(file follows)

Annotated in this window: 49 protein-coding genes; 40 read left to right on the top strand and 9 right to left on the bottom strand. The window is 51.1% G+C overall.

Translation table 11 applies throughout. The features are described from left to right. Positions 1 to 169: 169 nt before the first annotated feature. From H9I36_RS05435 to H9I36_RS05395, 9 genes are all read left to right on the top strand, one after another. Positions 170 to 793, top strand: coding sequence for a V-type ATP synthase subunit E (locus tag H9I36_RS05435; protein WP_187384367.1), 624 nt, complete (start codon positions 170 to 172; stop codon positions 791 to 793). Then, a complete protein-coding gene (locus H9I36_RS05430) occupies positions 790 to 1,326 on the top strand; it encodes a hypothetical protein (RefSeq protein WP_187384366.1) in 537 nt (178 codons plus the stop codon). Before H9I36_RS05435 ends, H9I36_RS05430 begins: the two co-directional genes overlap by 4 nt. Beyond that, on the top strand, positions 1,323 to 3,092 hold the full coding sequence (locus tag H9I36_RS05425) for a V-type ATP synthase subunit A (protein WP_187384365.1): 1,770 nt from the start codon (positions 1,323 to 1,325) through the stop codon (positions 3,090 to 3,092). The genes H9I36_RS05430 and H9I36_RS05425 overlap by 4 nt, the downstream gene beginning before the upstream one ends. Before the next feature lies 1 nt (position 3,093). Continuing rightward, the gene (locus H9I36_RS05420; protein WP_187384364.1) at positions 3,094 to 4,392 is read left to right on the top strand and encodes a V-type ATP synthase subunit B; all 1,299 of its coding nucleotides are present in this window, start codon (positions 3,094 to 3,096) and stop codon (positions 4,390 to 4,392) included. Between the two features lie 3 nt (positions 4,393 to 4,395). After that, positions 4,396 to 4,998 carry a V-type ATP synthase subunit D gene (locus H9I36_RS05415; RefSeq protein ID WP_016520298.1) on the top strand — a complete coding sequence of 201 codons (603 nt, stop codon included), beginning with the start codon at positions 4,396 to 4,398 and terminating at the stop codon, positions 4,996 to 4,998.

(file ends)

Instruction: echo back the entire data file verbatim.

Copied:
Annotated in this window: 49 protein-coding genes; 40 read left to right on the top strand and 9 right to left on the bottom strand. The window is 51.1% G+C overall.

Translation table 11 applies throughout. The features are described from left to right. Positions 1 to 169: 169 nt before the first annotated feature. From H9I36_RS05435 to H9I36_RS05395, 9 genes are all read left to right on the top strand, one after another. Positions 170 to 793, top strand: coding sequence for a V-type ATP synthase subunit E (locus tag H9I36_RS05435; protein WP_187384367.1), 624 nt, complete (start codon positions 170 to 172; stop codon positions 791 to 793). Then, a complete protein-coding gene (locus H9I36_RS05430) occupies positions 790 to 1,326 on the top strand; it encodes a hypothetical protein (RefSeq protein WP_187384366.1) in 537 nt (178 codons plus the stop codon). Before H9I36_RS05435 ends, H9I36_RS05430 begins: the two co-directional genes overlap by 4 nt. Beyond that, on the top strand, positions 1,323 to 3,092 hold the full coding sequence (locus tag H9I36_RS05425) for a V-type ATP synthase subunit A (protein WP_187384365.1): 1,770 nt from the start codon (positions 1,323 to 1,325) through the stop codon (positions 3,090 to 3,092). The genes H9I36_RS05430 and H9I36_RS05425 overlap by 4 nt, the downstream gene beginning before the upstream one ends. Before the next feature lies 1 nt (position 3,093). Continuing rightward, the gene (locus H9I36_RS05420; protein WP_187384364.1) at positions 3,094 to 4,392 is read left to right on the top strand and encodes a V-type ATP synthase subunit B; all 1,299 of its coding nucleotides are present in this window, start codon (positions 3,094 to 3,096) and stop codon (positions 4,390 to 4,392) included. Between the two features lie 3 nt (positions 4,393 to 4,395). After that, positions 4,396 to 4,998 carry a V-type ATP synthase subunit D gene (locus H9I36_RS05415; RefSeq protein ID WP_016520298.1) on the top strand — a complete coding sequence of 201 codons (603 nt, stop codon included), beginning with the start codon at positions 4,396 to 4,398 and terminating at the stop codon, positions 4,996 to 4,998.